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WHO publishes a statement amid tobacco control in Georgia

By Khatia Bzhalava
Tuesday, May 19
In the statement published by the World Health Organisation’s representation to Georgia, WHO calls on the Georgian government and every decision maker to resist the attempt of weakening the legislation and comprehensive politics in the field of tobacco control.

According to the statement, WHO expresses its gratitude towards Georgia in terms of its non-stop loyalty to the politics of tobacco control, which intends defense of health and economic prosperity of the community from the damage caused by consumption of tobacco.

In the European region of WHO, Georgia has one of the worst results tobacco consumption-wise, in particular, third of the adult population and 15% of young people are nicotine consumers and as a result, the country forfeits 2.4% of GDP every year.

In response to a high prevalence of tobacco use and related burden, the Georgian Parliament significantly amended tobacco control regulations. Passed in May 2017, the new legislation is considered one of the strongest tobacco control laws in the WHO European Region.

WHO estimates the enforcement of the above-mentioned law, as well as efforts of its successful introduction to the community as a step forward in diminishing the rate of tobacco consumption.’ Georgia is a great example for other member states of WHO, and we gladly facilitate sharing this experience on the regional and global levels, ’ reads the statement.

However, the organisation considers that despite this achievement, according to global tendencies, Georgia might face severe challenges as the tobacco industries actively interfere in the process of setting a sustainable system of tobacco control.

According to the special letter sent to the Parliament of Georgia on March 14, 2020, from Hans Henri P. Kluge, World Health Organization regional director for Europe, in time of COVID-19, this is especially current problem as tobacco industry takes advantage of the hardship and uses it to reduce the control over the lethal product. `That is why the concerns of the industry come in fundamental and irreconcilable resistance to the interests of public health,’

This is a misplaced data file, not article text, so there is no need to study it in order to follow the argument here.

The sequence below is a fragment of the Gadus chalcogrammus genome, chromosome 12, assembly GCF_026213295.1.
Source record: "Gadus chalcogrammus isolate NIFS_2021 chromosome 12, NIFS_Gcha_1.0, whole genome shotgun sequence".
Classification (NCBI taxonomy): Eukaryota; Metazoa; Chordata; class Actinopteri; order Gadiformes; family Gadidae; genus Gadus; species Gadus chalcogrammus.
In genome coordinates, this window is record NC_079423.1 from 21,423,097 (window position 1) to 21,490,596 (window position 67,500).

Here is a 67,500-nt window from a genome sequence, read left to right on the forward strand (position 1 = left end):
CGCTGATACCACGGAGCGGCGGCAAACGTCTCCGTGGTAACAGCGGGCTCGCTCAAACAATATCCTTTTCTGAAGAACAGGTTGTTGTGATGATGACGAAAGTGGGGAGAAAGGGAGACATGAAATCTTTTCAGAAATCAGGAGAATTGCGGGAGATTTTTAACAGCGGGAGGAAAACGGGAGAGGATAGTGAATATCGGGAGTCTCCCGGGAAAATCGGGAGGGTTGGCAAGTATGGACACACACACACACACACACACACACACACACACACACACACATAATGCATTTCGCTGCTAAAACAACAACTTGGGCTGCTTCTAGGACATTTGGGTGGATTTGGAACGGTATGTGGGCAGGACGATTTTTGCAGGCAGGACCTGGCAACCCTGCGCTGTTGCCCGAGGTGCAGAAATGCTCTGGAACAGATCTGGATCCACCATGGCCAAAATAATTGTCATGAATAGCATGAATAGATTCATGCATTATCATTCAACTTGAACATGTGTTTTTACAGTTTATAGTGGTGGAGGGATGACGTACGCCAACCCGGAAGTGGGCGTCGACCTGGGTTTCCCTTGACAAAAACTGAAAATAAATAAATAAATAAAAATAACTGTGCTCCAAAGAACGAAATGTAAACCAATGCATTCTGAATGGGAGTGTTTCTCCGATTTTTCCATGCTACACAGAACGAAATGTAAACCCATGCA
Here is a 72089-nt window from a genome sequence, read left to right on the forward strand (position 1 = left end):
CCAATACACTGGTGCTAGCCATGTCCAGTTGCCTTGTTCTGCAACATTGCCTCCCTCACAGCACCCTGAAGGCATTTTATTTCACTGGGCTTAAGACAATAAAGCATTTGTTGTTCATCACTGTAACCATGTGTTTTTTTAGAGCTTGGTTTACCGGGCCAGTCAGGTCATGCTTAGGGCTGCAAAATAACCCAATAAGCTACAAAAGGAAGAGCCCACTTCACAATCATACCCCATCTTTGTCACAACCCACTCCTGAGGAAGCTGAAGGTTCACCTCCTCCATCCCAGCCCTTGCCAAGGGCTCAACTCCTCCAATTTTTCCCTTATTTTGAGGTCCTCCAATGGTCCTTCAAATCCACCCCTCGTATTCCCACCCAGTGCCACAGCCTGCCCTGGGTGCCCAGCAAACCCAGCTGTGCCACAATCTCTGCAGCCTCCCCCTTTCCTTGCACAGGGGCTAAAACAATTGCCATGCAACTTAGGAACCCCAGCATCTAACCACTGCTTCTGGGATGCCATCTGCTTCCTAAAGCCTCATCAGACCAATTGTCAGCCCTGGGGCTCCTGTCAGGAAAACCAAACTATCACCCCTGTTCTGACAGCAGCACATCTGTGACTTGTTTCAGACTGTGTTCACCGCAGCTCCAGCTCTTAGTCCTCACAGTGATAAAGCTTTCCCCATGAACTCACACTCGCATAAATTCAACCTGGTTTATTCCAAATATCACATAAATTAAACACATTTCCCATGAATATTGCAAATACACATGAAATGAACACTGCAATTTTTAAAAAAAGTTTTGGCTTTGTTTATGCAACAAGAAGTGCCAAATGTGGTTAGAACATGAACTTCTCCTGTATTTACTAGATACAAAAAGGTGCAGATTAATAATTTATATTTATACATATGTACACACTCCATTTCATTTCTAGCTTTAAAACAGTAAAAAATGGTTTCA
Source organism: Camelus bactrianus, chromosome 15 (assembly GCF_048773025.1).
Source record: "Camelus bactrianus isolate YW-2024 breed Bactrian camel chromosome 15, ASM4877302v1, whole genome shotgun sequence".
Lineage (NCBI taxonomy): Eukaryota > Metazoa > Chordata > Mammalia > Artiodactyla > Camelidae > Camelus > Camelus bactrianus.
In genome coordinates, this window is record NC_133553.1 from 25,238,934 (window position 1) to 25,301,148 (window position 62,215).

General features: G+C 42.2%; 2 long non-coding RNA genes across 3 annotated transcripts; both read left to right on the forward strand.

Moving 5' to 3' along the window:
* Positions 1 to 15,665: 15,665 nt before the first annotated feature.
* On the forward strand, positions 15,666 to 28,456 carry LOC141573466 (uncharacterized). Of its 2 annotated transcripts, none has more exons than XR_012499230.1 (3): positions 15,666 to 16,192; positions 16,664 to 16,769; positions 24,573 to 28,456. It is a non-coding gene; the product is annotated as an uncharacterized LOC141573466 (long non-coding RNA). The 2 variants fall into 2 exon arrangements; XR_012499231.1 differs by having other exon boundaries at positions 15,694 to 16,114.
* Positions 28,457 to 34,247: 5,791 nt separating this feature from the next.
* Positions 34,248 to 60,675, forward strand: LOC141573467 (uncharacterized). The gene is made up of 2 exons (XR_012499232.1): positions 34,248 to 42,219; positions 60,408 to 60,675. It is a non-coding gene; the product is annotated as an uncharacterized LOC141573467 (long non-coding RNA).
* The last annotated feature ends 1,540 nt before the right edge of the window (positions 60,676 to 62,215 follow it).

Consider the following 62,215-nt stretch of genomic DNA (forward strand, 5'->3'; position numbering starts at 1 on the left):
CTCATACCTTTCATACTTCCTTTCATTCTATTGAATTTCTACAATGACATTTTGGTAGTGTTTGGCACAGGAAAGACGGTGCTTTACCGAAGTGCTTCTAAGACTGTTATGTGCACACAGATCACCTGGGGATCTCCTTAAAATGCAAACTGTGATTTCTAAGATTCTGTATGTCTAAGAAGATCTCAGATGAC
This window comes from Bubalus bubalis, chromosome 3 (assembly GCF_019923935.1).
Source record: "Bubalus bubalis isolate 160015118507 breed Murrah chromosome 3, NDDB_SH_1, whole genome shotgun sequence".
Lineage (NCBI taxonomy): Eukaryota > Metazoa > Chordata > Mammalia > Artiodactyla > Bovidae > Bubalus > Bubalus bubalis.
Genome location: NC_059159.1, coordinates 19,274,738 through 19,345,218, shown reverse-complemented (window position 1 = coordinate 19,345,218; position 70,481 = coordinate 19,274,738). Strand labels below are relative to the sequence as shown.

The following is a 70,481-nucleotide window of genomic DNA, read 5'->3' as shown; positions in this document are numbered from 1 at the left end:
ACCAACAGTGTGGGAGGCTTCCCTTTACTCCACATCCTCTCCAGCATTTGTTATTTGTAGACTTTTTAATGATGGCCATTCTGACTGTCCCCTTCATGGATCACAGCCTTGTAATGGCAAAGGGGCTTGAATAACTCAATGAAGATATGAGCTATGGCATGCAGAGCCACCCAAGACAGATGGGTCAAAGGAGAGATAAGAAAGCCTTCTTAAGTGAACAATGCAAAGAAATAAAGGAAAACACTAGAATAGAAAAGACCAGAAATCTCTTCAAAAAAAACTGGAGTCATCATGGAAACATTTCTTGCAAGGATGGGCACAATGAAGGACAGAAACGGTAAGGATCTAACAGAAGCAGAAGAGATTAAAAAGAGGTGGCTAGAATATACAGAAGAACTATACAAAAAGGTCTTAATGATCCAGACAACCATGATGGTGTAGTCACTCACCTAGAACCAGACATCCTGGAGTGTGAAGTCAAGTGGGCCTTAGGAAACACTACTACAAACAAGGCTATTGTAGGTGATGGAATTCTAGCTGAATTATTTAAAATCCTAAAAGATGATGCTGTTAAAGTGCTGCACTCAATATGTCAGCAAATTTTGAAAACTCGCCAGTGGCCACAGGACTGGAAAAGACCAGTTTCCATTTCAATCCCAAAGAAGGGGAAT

As the latter states, one of the displays of multiple attempts to weaken justice of tobacco controlling in Georgia is the endeavor of eligibility to sell a pack of so-called Rollie cigarettes with the capacity of 15grams. 15 grams is far less than permitted by the current law. Kluge considers this initiative to be against the requirements of the frame convention and the concerns of public health.

As it is mentioned in the statement of WHO, selling tobacco with smaller packs will increase its accessibility especially in young people and vulnerable groups. The 16th article of frame convention particularly regulates this issue and urges the member countries of WHO to establish the best practice in this very term. As it is said in the statement, Georgia has already achieved this by determining the appropriate capacity of a single pack as 50 or 100 grams. It is noteworthy that in this regard, the legislation of Georgia and 2014/04/EU directive of Europe’s Parliament and council, which determines that a pack of tobacco must not contain products less than 30 grams, come in compliance with each-other.

The milestone law of Georgia on tobacco control:

• prohibits smoking in "any buildings and other structures.”

• prohibits most forms of advertising and promotion of tobacco products

• On smoked tobacco products, the law requires rotating pictorial health warnings to cover 65 percent of the front and rotating text-only health warnings to cover 65 percent of the back of the pack.

• The law prohibits the sale of tobacco products via vending machines, the internet, and in schools (and within 50 meters of schools), stadiums, healthcare facilities, and cultural facilities.